Protected PDFs Now Generally Available with Microsoft Information Protection

Glitches Removed and Smoother Operation

Following October’s preview of a joint effort between Microsoft and Adobe to support Azure Information Protection for PDF files, the integration reached General Availability on December 11. As you’d expect, some of the glitches observed in the preview have been cleaned up and the integration seems pretty solid, like better visibility of Microsoft Information Protection (MIP) label information in protected files.

Azure Information Protection detail in a protected PDF

I tested the integration with the latest version of Adobe Acrobat DC. First, I removed all traces of the preview integration, including an older version of the Unified Labeling client, Acrobat DC, and the AIP plug-in. I then rebooted my PC and installed the latest version of the Unified Labeling client, Acrobat DC, and the plug-in. Everything worked as expected.

PowerShell Protection

Cmdlets to work with Microsoft Information Protection labels are included in the AIPService PowerShell module. You can use these cmdlets to protect PDFs in bulk. Before starting, you need to know the GUID for the label you want to apply. You can get this by running the Get-Label cmdlet in the Exchange Online Management module (use the Connect-IPSSession cmdlet to connect to the compliance endpoint first). Equipped with the label GUID, we can construct some code to find a set of files and apply the label to each file. Here’s a quick example that you can easily customize by setting the target location and target files variables to point to the files you want to process.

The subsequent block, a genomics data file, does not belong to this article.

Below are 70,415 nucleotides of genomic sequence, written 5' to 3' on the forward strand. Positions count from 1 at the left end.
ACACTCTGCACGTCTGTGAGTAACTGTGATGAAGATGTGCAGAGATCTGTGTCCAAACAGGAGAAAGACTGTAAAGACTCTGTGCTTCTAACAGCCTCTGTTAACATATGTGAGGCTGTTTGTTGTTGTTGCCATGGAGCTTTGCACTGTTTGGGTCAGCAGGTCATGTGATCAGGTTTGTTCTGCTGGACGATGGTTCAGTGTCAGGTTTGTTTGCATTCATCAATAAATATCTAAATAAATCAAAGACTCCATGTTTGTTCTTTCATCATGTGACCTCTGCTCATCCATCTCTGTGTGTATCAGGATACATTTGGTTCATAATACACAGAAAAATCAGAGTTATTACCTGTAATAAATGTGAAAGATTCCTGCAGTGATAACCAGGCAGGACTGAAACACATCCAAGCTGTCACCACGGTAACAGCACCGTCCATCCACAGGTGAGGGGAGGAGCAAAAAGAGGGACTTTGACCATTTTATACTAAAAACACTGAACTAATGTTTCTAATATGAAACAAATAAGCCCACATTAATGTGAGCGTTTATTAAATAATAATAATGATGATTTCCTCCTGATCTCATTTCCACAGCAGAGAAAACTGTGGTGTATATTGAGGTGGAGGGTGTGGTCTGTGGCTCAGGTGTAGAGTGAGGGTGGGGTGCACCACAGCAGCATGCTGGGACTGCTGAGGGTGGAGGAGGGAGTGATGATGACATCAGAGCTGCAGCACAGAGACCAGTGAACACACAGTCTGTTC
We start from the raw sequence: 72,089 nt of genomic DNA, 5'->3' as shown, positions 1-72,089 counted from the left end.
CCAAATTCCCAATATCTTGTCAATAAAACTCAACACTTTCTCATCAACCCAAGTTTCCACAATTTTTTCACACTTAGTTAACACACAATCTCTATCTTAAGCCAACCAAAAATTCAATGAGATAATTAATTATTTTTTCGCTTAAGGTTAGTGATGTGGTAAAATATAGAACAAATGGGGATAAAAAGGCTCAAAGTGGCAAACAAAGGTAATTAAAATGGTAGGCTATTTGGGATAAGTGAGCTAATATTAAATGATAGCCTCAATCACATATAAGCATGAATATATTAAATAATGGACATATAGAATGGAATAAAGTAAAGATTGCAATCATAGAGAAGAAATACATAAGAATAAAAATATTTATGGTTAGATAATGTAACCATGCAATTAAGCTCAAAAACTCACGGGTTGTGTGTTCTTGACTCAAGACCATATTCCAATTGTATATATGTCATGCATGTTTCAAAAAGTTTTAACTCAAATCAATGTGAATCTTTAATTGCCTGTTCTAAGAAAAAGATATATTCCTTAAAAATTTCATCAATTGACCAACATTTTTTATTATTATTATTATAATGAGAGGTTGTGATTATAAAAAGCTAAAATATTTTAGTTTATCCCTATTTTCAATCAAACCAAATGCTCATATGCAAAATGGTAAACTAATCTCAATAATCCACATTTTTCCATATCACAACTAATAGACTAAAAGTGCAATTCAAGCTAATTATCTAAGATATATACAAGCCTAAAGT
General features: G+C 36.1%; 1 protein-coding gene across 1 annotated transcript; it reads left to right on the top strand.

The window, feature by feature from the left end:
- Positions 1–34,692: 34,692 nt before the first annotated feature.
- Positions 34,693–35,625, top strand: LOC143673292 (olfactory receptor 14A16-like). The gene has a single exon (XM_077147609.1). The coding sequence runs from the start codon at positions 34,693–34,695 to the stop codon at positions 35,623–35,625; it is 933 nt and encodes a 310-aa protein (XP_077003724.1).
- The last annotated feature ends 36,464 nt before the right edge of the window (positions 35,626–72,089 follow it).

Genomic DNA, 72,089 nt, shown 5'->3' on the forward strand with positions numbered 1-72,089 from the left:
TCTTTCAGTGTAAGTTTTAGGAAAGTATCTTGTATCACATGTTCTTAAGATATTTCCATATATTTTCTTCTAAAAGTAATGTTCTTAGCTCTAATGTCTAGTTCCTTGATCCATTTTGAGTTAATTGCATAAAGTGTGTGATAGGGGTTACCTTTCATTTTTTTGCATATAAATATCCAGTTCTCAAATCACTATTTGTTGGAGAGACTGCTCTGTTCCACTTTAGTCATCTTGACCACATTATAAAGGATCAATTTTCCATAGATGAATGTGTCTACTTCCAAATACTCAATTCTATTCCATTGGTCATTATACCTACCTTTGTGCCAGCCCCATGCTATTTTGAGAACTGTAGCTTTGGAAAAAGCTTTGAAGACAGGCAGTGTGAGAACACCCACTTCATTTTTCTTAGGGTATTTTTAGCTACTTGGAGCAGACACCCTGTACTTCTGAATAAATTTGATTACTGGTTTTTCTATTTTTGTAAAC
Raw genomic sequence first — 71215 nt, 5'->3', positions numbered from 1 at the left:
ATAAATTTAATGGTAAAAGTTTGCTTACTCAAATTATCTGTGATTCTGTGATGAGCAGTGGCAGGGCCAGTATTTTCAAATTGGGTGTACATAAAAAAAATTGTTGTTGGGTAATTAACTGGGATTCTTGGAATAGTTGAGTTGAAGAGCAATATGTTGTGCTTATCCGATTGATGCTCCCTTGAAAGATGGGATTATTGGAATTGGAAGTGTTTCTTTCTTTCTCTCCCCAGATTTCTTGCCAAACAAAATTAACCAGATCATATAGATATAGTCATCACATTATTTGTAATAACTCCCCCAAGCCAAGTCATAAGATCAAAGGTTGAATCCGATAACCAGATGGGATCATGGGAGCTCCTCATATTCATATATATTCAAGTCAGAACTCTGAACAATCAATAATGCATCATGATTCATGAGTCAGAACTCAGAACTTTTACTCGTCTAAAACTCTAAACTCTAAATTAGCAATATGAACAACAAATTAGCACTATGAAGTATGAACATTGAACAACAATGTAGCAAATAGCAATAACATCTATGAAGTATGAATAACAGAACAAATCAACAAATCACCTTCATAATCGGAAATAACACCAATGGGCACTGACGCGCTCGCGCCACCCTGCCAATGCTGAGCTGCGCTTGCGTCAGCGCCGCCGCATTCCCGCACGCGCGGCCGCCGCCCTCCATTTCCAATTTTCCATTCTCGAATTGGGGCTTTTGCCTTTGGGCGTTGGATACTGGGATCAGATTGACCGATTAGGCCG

$TargetLocation = “c:\Temp\”
$TargetFiles = “*.pdf”
$Files = (Get-ChildItem ($TargetLocation + $TargetFiles) -File -Recurse)
ForEach ($F in $Files) {
   $FileName = $TargetLocation + $F.Name
   $FileStatus = (Get-AipFileStatus -Path $FileName)  
   If ($FileStatus.IsLabeled -eq $False) {
      Set-AIPFileLabel -Path $FileName -Label $LabelId }

Protected PDFs in Office 365

The current integration works with both the older AIP and Office 365 sensitivity labels labels and is designed to operate with files stored in Windows. PDFs are very popular in Office 365 environments, so it’s likely that protected PDFs will end up inside Office 365 as email attachments or stored in SharePoint Online and OneDrive for Business.

If you upload a protected PDF to a SharePoint Online document library and then try to open it, SharePoint can use the browser or an online viewer. If you use the Edge browser, it supports protected documents. Other browsers will use the viewer which doesn’t work with protected PDFs. You’ll have to download the PDF to a PC that has a supported PDF reader (like the Azure Information Protection viewer or Acrobat DC with the plug-in)  installed to be able to read the content.

Error when accessing a protected PDF

Future Integration with Office 365?

It’s possible that Microsoft and Adobe will work together to enhance the integration by extending it into Office 365 so that access to protected PDFs is smoother and that users can use Office 365 sensitivity labels to protect PDFs in addition to AIP labels. 

For more information about Microsoft Information Protection and rights management protection, read Chapter 24 of the Office 365 for IT Pros eBook.

3 Replies to “Protected PDFs Now Generally Available with Microsoft Information Protection”

    1. You need an Azure Information Protection (P1) license to protect content (including PDFs) with AIP.

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